Jury Foreman Explains How Michael Slager’s Case Ended In A Mistrial
Michael Slager’s case after murdering Walter Scott was deemed a mistrial on Monday when a jury couldn’t come to a unanimous decision. This left a lot of questions in the air, the most prominent being what exactly has to happen for a police officer to be found guilty of killing a person of color? Because shooting them in the back while they run away, on camera, clearly isn’t it.
To explain how the perplexing result of the trial came to be, jury foreman Dorsey Montgomery II appeared on TODAY on Thursday.
“We had one individual who was just deadlocked that he wasn’t changing, yet we had five individuals who were undecided,” he said.
While it’s easy to focus on the one juror who wrote the judge a letter on Friday saying, “I cannot in good conscience consider a guilty verdict,” it should be noted that multiple jurors were on the fence as well.
“I believe we could have deliberated just a little bit more to see if we could sway that particular juror and get those who were undecided to make a decision,” Montgomery said.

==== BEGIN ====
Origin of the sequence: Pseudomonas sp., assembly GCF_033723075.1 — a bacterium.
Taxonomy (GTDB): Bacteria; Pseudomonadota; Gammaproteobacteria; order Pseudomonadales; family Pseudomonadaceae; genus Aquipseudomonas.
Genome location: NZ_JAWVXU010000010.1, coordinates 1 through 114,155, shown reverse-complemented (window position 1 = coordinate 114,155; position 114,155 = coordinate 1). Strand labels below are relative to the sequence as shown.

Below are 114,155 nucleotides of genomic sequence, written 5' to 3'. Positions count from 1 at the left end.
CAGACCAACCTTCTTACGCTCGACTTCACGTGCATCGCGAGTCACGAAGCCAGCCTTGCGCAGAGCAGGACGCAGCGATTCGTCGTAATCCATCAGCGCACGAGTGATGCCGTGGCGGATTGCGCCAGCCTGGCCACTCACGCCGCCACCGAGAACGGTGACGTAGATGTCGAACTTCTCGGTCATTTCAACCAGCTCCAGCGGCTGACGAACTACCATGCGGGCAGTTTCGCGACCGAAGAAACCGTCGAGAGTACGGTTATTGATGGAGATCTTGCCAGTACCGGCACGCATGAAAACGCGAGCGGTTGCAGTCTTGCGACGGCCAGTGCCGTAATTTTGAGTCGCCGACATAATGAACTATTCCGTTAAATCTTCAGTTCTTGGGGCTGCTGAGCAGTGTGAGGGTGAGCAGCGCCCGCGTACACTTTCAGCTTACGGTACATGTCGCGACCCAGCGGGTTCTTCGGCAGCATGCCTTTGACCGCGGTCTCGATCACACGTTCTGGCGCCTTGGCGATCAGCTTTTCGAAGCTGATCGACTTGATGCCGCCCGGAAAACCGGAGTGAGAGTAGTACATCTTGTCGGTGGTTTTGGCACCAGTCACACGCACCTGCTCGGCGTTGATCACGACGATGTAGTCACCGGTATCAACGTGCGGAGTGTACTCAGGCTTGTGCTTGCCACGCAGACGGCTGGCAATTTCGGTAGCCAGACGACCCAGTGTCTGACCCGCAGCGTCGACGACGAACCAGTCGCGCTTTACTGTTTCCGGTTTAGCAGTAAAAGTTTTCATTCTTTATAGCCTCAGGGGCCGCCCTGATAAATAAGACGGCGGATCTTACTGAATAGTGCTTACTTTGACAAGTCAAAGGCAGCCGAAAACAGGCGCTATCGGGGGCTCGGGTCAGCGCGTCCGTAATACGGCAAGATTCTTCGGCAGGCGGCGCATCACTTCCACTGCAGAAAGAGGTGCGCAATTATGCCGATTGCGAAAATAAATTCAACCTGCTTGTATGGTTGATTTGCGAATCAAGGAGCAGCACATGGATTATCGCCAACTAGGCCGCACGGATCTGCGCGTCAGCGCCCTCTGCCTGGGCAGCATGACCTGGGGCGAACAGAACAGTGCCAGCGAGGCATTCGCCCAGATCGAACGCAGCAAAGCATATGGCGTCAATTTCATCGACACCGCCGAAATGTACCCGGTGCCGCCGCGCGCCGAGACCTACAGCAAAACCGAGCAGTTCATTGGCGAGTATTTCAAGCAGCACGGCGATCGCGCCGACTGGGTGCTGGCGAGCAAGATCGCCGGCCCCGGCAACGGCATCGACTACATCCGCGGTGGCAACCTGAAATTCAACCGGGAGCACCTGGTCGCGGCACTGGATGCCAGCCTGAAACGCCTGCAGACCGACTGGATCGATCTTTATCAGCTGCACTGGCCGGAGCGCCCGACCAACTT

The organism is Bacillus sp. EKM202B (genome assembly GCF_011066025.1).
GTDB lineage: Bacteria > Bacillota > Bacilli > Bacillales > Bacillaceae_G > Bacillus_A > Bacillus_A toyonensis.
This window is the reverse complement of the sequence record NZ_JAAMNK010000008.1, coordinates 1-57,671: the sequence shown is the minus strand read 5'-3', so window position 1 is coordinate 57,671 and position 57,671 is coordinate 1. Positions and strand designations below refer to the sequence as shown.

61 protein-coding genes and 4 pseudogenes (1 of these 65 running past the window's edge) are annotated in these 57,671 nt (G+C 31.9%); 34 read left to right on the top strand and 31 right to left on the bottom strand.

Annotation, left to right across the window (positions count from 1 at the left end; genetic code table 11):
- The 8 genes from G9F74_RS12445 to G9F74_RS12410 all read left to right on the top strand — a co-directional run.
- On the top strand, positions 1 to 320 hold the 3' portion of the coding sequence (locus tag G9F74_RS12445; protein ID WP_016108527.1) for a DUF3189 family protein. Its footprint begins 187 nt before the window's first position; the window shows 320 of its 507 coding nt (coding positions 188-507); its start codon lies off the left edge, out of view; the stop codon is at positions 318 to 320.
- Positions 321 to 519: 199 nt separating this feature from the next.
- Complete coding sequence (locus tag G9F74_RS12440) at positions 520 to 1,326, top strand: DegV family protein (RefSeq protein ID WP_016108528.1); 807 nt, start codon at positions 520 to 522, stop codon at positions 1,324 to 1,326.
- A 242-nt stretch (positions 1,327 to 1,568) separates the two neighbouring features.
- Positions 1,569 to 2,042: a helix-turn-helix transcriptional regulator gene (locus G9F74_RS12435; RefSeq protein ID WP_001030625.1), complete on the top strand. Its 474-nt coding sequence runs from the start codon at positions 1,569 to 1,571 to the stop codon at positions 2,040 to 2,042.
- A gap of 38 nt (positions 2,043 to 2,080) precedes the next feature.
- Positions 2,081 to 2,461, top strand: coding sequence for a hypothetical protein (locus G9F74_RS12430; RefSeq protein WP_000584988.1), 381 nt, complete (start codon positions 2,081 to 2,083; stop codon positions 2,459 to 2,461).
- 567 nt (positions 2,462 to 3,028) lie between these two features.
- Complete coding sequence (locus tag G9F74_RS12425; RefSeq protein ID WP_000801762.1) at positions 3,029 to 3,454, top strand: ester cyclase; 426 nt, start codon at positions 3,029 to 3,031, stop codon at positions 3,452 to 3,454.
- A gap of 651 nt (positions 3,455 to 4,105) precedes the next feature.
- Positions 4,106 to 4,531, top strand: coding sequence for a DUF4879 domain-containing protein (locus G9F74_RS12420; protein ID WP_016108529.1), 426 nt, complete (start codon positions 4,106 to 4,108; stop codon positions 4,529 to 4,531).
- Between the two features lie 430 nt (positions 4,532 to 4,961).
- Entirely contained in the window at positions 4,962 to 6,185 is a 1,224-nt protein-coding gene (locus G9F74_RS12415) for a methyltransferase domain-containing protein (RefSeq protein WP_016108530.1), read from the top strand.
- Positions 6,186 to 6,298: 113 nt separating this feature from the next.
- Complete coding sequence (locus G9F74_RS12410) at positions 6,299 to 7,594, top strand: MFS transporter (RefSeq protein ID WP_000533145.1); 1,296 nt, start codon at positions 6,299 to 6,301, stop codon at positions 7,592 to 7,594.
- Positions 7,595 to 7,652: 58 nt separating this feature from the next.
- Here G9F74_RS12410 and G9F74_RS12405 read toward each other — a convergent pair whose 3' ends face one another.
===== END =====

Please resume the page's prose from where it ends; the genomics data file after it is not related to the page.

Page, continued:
Montgomery, who was the only black juror compared to 11 white jurors, admit that race may have play a role in the trial.
“Due to the society that we live in, race will always be a factor,” he said before clarifying that he didn’t believe it played a factor in “the majority” of jurors decisions.
Montgomery was also in the news for his own legal troubles recently, as he had his charges of breach of trust with fraudulent intent dropped while he was serving as jury foreman for Slager’s trial.
“So I had a past,” Montgomery told Live 5 News.”I was working at another place. I was discounting items, trying to help individuals in my ignorance. And so I didn’t do it the right way. And so because I didn’t do it the right way, I broke the law.”
Photo Credit: Today